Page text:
Conceding the point that it is exceedingly difficult for electoral alternatives to succeed, the pigs in both parties are working hard to make it easier.

Posted by: Bruno at July 17, 2006 10:41 AM

"I'd be happy to compromise, but won't."

Posted by: oj at July 17, 2006 10:48 AM

Bruno: Sorry, any mention of Newt and winning election as President just makes me laugh. Newt can't even get 30-35% of the vote in his own family.

Posted by: Bob at July 17, 2006 12:54 PM


Though you may be right about Newt, Kasich would be a decent candidate, perhaps with Toomey as a running mate. (no one except McCain, Rudy or possibly Allen has a shot at the R nomination, so why should anyone else bother).

They could run on a slogan similar to "We'll actually enact what the Republicans run on" or maybe "All the same great ideas, without the corruption and pork." Throw in some anti-corporate babble about removing tax breaks for oil companies, and the "yahoos" will eat it like candy.

Perot was a certifyable nut job and he got 19.5%. Add a credible candidate, a platform that polls above 55%, and some slick marketing, and 35-6% and 270 electoral votes isn't as impossible as it sounds in this climate.

In the end, your argument will win the day. The people who can't see beyond "Coke" or "Pepsi" will always out number those who will try a better alternative. This is why the top 2 companies in any field usually share well over 50% of the market.

My position is pretty clear. When Coke & Pepsi have the ability to legislate everyone else out of the market, the consumer suffers.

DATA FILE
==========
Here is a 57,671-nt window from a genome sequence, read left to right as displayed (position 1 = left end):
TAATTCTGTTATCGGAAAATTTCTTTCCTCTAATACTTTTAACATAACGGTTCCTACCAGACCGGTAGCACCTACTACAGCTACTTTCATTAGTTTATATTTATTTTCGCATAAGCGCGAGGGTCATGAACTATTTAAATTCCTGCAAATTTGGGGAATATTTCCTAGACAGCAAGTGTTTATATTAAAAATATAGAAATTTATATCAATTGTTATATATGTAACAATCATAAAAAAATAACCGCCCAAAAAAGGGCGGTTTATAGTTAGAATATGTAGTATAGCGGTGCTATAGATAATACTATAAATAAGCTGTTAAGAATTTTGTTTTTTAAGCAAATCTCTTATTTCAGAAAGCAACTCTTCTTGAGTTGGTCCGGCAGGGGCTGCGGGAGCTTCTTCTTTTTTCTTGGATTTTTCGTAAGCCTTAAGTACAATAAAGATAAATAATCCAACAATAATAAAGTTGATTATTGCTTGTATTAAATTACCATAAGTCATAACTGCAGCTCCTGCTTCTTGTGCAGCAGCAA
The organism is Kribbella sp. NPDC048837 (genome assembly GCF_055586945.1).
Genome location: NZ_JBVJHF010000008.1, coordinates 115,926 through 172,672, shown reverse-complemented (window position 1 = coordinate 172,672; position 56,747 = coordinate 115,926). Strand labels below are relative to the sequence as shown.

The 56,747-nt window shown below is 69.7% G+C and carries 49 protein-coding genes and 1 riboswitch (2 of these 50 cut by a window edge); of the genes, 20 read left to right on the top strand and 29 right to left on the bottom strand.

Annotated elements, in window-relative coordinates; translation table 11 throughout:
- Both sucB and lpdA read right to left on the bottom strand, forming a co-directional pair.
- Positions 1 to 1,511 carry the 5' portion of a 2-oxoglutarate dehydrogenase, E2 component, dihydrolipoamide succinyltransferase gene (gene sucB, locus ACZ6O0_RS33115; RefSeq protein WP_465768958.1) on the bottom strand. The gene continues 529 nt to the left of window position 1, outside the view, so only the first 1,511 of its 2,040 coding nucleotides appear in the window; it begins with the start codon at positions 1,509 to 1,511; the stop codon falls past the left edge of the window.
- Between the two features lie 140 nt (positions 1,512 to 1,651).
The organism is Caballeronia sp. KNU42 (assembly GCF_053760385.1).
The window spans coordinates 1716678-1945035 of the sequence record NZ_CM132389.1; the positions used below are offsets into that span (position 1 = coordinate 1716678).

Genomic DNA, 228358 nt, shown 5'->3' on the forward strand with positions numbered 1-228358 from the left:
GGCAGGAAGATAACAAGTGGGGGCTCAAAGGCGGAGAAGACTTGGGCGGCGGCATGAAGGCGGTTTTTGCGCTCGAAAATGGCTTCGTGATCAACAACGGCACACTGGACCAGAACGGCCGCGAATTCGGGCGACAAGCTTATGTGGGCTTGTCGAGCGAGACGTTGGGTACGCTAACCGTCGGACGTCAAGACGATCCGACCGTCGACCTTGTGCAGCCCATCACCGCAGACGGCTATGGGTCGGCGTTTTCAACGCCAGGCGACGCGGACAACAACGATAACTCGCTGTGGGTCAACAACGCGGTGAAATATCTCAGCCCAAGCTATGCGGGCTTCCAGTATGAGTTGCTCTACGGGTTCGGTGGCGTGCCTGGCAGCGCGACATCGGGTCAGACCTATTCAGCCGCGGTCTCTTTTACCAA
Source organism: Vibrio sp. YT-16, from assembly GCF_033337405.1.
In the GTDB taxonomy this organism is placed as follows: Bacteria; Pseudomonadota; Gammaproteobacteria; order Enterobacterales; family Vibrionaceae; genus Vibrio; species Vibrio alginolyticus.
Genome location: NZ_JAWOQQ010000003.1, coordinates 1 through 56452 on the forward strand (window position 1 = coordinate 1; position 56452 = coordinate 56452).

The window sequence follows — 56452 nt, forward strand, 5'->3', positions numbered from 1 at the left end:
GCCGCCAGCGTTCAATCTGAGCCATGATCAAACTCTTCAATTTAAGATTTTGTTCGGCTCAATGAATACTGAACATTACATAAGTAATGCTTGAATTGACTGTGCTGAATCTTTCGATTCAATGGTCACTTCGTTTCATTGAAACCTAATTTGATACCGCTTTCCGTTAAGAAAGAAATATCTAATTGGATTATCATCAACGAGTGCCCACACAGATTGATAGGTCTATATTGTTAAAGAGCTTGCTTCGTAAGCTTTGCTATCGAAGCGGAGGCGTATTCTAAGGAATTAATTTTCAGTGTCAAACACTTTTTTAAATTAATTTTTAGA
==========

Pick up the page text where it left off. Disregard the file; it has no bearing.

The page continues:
Rational people would hold that truth to be self-evident.

Posted by: Bruno at July 17, 2006 2:28 PM

And if rational people agree that a third party can't win the presidency, why are we wasting time talking about it.

Posted by: David Cohen at July 17, 2006 6:17 PM

As so often happens, Mr. Cohen nails it!

Re Gingrich: There are less than a handful of people I really hate and he's one of them.

Posted by: erp at July 17, 2006 7:00 PM


You should talk to my dad, you can get him going sometimes on how it might be a good idea to have a third party. I then ask him what in particular he would like the party to stand for, and I typically get answers about how a third party wouldn't be as corrupt as the other two. But's it normally not much more specific than that.

It's all pie-in-the-sky. Like I tell my dad, people think a third party would be great but you'll never get people to agree on what the positions should be and most folks don't care enough to get one started. We're stuck with Coke or Pepsi.

Posted by: Matt Murphy at July 17, 2006 7:05 PM

Whoops, read "but it's not normally much more specific [...]" instead of the other formulation I've just invented.

Preview is my friend.

Posted by: Matt Murphy at July 17, 2006 7:09 PM

Because Bruno needs someone to talk to.

Posted by: oj at July 17, 2006 10:00 PM

It's not that we're stuck with Coke or Pepsi, it's that Coca~Cola and PepsiCo. co-opt anything that effectively competes.

Sportsdrinks outselling cola ?
Both Coke & PepsiCo. have a line of sportsdrinks.

Bottled water becoming a big category ?
Both Coke & PepsiCo. have a line of bottled water.

Whether it's softdrinks or politics, any issue that one or both of the major parties haven't included in their platforms is an issue that most people don't care about.
It's hard to build an effective political party around minor issues.

Posted by: Noam Chomsky at July 18, 2006 4:54 PM